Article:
Sustainable Wastewater Treatment - Case Study

By Corina Sheridan posted 09-22-2020 09:32 AM


Location: MULTIPLE

Industry: Municipal Wastewater Treatment

Project Type: Sludge Dryer Exhaust

Project Goal: To Create Fertilizer from Biosolids

Equipment Type: Regenerative Thermal Oxidizer

Executive Summary: Gulf Coast Environmental Systems was tasked with finding the best available solution for sludge drying exhaust at a wastewater facility that allows for clean fertilizer production.

Client Overview: This client is a long-standing customer of GCES having purchased 7 units since 2014. They are an engineering firm that is active in 5 major industries: hydrogen, pulp and paper, metals, separation, and biofuels. With over 30,00 employees worldwide, they have over 250 facilities currently operating. Their presence in the wastewater industry is quite strong offering a comprehensive range of technologies for screening, thickening, dewatering, and drying industrial wastewater and sludge in the most economical and environmentally sound way. They are known for providing state of the art equipment for a variety of different wastewater related applications, including sludge thickening/dewatering, biosolids drying, manure processing, water intake, potable water treatment, and biogas handling. Gulf Coast Environmental Systems has assisted this customer with several different municipal wastewater separation projects. All of the units provided for this customer have to be specially designed to extend water drainage and handling capabilities. GCES continues to provide support and new equipment for this customer today.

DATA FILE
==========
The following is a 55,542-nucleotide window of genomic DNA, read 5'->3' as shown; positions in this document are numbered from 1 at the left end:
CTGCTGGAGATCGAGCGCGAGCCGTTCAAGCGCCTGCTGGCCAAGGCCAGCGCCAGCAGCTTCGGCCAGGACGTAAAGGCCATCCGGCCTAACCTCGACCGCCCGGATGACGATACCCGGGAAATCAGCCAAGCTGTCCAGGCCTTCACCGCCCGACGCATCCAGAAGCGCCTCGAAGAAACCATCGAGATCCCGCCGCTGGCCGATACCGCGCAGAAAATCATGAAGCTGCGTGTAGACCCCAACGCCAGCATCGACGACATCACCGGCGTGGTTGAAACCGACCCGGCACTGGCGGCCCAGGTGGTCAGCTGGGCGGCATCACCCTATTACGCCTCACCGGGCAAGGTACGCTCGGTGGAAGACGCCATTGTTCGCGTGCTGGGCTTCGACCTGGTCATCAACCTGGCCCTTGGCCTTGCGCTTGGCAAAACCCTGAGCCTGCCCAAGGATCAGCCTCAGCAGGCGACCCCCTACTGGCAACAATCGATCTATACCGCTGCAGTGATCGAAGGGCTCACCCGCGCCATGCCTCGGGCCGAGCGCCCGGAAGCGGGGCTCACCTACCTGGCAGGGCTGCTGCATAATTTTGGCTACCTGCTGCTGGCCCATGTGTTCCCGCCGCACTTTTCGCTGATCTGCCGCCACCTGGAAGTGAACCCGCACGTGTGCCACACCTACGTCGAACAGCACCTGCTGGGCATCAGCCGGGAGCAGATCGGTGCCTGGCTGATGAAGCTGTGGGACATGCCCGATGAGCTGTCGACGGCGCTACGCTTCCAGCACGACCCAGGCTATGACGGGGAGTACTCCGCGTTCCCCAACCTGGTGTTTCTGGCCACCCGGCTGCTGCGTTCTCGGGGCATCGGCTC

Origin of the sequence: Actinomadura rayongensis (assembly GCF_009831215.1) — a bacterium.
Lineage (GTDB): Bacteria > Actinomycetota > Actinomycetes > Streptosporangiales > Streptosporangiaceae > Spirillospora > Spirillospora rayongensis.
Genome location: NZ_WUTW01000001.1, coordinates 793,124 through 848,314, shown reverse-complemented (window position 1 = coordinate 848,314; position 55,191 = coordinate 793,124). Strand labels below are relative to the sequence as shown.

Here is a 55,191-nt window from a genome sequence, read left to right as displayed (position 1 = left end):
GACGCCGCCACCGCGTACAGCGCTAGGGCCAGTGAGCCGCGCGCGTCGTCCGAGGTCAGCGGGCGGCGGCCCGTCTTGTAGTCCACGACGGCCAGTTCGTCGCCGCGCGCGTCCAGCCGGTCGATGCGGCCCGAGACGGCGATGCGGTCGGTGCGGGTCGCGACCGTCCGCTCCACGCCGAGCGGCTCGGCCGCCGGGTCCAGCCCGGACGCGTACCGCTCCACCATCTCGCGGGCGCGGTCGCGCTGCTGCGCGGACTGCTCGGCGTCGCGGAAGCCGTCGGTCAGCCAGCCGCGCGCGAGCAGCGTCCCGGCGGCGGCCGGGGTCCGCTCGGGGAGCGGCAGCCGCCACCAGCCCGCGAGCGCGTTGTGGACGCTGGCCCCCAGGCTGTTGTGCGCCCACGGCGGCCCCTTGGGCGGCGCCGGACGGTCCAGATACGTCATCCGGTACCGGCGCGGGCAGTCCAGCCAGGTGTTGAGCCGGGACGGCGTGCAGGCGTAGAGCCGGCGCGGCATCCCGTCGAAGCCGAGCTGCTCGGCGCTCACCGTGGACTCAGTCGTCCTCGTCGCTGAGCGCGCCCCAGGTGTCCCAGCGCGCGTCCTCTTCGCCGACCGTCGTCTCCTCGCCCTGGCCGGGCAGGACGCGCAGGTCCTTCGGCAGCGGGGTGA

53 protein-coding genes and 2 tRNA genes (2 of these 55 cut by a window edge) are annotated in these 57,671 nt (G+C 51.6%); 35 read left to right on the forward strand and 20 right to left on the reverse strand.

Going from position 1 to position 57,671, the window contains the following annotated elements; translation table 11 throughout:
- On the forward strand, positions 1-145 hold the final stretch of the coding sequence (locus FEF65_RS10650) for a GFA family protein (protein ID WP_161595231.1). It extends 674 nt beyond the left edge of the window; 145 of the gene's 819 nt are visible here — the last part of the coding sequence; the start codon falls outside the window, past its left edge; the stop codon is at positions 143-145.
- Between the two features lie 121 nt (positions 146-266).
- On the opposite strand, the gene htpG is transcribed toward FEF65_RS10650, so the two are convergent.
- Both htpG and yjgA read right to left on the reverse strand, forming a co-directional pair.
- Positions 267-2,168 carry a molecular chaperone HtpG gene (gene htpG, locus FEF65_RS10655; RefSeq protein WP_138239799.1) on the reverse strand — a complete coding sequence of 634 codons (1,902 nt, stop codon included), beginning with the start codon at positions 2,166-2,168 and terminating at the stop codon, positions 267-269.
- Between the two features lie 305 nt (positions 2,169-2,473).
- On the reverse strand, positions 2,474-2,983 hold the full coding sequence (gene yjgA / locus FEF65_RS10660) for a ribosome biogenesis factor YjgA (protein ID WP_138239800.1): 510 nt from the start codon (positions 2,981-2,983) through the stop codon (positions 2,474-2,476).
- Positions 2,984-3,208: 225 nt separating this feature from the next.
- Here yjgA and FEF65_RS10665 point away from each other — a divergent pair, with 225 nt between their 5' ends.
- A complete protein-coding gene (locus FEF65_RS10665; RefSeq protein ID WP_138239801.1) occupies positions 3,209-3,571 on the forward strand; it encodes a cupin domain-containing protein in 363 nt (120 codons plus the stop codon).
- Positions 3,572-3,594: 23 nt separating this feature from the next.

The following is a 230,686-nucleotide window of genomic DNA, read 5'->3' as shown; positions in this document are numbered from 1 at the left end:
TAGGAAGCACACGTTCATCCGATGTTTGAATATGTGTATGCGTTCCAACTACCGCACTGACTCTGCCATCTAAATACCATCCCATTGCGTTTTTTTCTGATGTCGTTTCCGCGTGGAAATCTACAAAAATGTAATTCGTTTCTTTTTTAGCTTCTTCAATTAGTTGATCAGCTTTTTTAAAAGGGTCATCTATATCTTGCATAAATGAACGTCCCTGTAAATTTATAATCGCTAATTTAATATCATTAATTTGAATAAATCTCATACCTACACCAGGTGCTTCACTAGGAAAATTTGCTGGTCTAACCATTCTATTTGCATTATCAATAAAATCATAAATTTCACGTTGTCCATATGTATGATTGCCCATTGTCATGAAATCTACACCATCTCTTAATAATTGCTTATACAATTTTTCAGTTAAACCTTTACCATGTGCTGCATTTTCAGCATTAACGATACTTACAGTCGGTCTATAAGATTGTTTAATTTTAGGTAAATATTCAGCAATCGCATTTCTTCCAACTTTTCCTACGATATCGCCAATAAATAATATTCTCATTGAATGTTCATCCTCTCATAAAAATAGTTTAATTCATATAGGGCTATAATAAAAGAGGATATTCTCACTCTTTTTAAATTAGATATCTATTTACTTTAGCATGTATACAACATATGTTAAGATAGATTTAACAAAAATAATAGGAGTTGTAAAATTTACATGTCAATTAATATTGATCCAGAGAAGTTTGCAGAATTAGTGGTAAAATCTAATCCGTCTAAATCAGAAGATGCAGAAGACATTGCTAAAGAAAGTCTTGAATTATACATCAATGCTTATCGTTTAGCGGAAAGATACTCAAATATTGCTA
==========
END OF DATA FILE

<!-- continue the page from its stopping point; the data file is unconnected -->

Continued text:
Project Overview: For a number of facilities, Gulf Coast Environmental Systems was asked to find a solution for a sludge drying application from municipalities. The process in which solids and waste are separated from influent streams creates an organic material known as sludge. This sludge, also known as slurry or biomass, is stored in the liquid manure storage area where feeding liquid material and additional biomass quantities are fed into the system. It is then processed through a heated digester where the odorous waste gases must be treated before being released into the atmosphere.